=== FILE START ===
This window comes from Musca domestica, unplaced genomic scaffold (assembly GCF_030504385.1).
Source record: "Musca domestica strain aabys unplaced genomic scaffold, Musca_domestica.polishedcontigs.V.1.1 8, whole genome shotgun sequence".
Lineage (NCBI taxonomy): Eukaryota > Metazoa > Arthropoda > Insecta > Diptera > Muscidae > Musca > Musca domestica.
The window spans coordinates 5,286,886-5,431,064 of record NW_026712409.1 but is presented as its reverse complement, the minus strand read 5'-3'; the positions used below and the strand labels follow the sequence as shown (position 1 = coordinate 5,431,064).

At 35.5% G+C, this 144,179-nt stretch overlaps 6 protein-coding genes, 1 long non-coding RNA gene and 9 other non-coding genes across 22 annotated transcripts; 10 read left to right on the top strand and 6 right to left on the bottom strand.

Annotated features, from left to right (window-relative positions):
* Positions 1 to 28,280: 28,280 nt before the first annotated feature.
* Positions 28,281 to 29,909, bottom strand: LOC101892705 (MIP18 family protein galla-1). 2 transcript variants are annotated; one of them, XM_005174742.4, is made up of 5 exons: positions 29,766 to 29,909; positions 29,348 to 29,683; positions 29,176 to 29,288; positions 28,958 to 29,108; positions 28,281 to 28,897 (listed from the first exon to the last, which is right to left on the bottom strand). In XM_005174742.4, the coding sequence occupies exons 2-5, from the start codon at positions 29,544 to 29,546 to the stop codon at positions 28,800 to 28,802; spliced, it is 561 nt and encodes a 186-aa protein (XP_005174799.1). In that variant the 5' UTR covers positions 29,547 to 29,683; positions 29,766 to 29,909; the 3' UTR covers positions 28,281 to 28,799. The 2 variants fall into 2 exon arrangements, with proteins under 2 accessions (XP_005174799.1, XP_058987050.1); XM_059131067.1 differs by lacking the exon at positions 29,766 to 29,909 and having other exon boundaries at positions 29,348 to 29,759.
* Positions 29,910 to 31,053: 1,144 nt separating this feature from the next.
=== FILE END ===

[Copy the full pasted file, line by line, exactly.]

This window comes from Musca domestica, unplaced genomic scaffold (assembly GCF_030504385.1).
Source record: "Musca domestica strain aabys unplaced genomic scaffold, Musca_domestica.polishedcontigs.V.1.1 8, whole genome shotgun sequence".
Lineage (NCBI taxonomy): Eukaryota > Metazoa > Arthropoda > Insecta > Diptera > Muscidae > Musca > Musca domestica.
The window spans coordinates 5,286,886-5,431,064 of record NW_026712409.1 but is presented as its reverse complement, the minus strand read 5'-3'; the positions used below and the strand labels follow the sequence as shown (position 1 = coordinate 5,431,064).

At 35.5% G+C, this 144,179-nt stretch overlaps 6 protein-coding genes, 1 long non-coding RNA gene and 9 other non-coding genes across 22 annotated transcripts; 10 read left to right on the top strand and 6 right to left on the bottom strand.

Annotated features, from left to right (window-relative positions):
* Positions 1 to 28,280: 28,280 nt before the first annotated feature.
* Positions 28,281 to 29,909, bottom strand: LOC101892705 (MIP18 family protein galla-1). 2 transcript variants are annotated; one of them, XM_005174742.4, is made up of 5 exons: positions 29,766 to 29,909; positions 29,348 to 29,683; positions 29,176 to 29,288; positions 28,958 to 29,108; positions 28,281 to 28,897 (listed from the first exon to the last, which is right to left on the bottom strand). In XM_005174742.4, the coding sequence occupies exons 2-5, from the start codon at positions 29,544 to 29,546 to the stop codon at positions 28,800 to 28,802; spliced, it is 561 nt and encodes a 186-aa protein (XP_005174799.1). In that variant the 5' UTR covers positions 29,547 to 29,683; positions 29,766 to 29,909; the 3' UTR covers positions 28,281 to 28,799. The 2 variants fall into 2 exon arrangements, with proteins under 2 accessions (XP_005174799.1, XP_058987050.1); XM_059131067.1 differs by lacking the exon at positions 29,766 to 29,909 and having other exon boundaries at positions 29,348 to 29,759.
* Positions 29,910 to 31,053: 1,144 nt separating this feature from the next.